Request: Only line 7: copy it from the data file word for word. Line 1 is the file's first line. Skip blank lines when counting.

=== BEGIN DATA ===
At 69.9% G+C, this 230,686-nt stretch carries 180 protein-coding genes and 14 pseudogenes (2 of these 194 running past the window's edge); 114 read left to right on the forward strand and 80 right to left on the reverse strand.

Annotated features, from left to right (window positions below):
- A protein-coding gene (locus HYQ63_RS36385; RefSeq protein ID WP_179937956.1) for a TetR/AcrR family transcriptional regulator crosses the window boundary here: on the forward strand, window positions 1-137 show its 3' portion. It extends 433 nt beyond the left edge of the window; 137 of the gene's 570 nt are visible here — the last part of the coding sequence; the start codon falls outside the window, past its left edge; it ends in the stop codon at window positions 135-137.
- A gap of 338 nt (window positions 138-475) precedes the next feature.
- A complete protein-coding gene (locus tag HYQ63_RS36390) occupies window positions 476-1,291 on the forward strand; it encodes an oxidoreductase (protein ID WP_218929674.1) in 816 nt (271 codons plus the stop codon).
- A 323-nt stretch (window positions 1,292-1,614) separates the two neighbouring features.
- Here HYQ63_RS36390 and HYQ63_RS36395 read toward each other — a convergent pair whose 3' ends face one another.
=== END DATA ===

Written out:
- Here HYQ63_RS36390 and HYQ63_RS36395 read toward each other — a convergent pair whose 3' ends face one another.